Conventional Financing

A government-sponsored enterprise (GSE) is a financial services corporation created by the U.S. government. Fannie Mae and Freddie Mac are the two largest GSEs and the ones that most people know. The purposes of a GSE is to encourage lending and enhance the flow of credit by reducing the risk to investors. Here’s a very basic, over-simplified example of the role a GSE (in this case Fannie Mae) plays in the mortgage industry:

  • Joe Buyer buys a house and wisely uses Mortgage Mark with HomeBridge Financial Services to get his $300,000 loan.
  • When Joe closes his loan, HomeBridge provides the $300,000 to fund Joe’s purchase.
  • HomeBridge then securitizes Joe’s loan and sells it to Fannie Mae.
  • Fannie then provides HomeBridge $300,000 for this loan; this allows HomeBridge to re-use that $300,000 for a brand-new mortgage being made to Sally Refinancer.
  • After Joe’s loan is sold to Fannie, HomeBridge retains the servicing rights to this loan and is known as the “Mortgage Servicer.” This means that Joe will make his monthly payment to HomeBridge even though Fannie technically owns the loan.

Fannie Mae

The Federal National Mortgage Association (FNMA), commonly known as Fannie Mae, is a Government-Sponsored Enterprise (GSE). That basically means that Fannie Mae (like Freddie Mac) is a quasi-government corporation. While Fannie Mae is a publicly traded company, it was originally formed by the U.S. government in 1938 during the Great Depression as part of the New Deal. Fannie’s purposes is to expand the secondary mortgage market by securitizing mortgages in the form of mortgage-backed securities (MBS). This allows lenders to reinvest their assets into more lending and in effect increase the number of lenders in the mortgage market by reducing the reliance on banks and thrifts.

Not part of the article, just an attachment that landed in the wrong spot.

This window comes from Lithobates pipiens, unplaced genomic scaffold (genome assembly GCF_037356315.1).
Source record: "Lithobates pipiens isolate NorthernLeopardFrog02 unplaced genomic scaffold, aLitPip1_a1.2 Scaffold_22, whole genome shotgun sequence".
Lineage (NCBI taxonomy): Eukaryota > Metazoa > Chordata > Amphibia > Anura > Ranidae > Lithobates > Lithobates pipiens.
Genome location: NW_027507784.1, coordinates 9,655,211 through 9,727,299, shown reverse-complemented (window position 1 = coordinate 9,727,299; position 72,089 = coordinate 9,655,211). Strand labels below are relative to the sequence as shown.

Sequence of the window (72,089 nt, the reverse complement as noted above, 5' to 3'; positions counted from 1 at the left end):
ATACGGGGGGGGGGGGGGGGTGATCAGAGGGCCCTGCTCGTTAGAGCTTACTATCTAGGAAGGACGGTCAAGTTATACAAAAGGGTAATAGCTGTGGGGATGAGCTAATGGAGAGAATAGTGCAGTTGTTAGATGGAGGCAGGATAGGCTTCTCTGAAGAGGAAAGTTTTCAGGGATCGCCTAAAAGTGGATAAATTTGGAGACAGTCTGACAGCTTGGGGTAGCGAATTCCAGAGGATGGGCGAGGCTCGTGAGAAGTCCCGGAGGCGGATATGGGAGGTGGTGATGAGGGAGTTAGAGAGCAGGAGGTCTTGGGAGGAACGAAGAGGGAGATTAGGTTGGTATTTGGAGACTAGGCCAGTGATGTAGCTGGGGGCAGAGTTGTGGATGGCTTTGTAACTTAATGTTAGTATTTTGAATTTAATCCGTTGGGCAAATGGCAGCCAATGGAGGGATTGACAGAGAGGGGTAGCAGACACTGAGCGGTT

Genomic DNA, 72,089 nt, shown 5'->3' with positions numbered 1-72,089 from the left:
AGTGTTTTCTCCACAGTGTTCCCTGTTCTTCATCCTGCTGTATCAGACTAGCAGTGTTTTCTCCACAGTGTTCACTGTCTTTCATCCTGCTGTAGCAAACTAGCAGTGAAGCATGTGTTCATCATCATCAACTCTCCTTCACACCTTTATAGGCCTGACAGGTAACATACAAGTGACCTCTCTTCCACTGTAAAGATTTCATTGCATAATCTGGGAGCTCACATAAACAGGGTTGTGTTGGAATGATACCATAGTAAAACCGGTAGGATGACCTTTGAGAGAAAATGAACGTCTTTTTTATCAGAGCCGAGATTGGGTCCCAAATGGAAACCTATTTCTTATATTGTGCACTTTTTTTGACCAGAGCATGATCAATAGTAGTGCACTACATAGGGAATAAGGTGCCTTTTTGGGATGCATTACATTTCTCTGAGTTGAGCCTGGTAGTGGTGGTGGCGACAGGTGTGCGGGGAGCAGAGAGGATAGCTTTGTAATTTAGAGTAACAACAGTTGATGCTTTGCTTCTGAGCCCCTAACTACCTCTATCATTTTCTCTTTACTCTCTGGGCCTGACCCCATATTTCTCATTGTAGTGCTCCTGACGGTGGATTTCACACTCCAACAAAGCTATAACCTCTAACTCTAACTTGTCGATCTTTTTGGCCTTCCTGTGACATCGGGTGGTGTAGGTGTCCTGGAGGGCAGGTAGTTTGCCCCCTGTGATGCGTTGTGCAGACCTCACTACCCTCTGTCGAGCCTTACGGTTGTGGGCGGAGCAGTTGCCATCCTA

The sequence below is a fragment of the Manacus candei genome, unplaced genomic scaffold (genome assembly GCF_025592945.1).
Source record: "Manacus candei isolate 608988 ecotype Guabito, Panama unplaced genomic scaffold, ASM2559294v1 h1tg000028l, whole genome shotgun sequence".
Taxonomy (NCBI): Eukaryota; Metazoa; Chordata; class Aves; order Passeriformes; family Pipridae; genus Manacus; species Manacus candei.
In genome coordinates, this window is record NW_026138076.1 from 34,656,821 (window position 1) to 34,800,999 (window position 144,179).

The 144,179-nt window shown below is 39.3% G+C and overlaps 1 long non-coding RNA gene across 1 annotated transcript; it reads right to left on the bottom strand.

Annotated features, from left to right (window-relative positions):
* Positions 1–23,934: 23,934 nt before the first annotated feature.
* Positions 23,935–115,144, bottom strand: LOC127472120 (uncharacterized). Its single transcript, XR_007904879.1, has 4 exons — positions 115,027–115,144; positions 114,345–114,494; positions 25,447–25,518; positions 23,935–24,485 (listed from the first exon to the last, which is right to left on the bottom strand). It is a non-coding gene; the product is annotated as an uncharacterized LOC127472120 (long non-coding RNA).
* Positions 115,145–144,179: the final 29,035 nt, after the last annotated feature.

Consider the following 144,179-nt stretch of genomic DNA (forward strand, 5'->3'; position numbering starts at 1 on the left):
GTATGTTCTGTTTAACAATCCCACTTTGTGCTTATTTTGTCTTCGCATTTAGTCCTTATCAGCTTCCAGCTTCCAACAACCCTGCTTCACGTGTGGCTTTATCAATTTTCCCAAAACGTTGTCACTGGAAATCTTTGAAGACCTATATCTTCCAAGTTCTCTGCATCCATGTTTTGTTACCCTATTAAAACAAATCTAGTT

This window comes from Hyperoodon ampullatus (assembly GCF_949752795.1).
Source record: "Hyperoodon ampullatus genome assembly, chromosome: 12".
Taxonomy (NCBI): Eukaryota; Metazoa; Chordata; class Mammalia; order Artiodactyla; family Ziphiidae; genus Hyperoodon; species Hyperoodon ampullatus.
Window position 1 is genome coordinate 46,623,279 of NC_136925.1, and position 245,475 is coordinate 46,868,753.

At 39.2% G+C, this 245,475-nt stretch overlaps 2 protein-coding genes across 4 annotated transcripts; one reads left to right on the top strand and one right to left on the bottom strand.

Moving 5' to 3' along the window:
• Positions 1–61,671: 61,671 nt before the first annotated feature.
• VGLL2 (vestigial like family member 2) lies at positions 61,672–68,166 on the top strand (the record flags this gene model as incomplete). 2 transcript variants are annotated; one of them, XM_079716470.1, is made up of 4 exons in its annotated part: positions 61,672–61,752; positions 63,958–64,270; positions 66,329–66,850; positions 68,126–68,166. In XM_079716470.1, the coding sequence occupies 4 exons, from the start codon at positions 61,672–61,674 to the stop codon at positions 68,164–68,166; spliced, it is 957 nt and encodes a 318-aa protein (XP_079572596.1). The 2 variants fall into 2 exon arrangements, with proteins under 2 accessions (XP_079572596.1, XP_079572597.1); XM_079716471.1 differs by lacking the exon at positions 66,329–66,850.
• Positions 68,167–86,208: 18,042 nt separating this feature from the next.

Freddie Mac

The Federal Home Loan Mortgage Corporation (FHLMC), commonly known as Freddie Mac, is a Government-Sponsored Enterprise (GSE). That basically means that Freddie Mac is a quasi-government corporation and the younger brother to Fannie Mae. Freddie was established as a private corporation thorugh the Emergency Home Finance Act of 1970. Freddie’s charter is the same as Fannie’s: to expand the secondary mortgage market by securitizing mortgages in the form of mortgage-backed securities (MBS). This allows lenders to reinvest their assets into more lending and in effect increase the number of lenders in the mortgage market by reducing the reliance on banks and thrifts.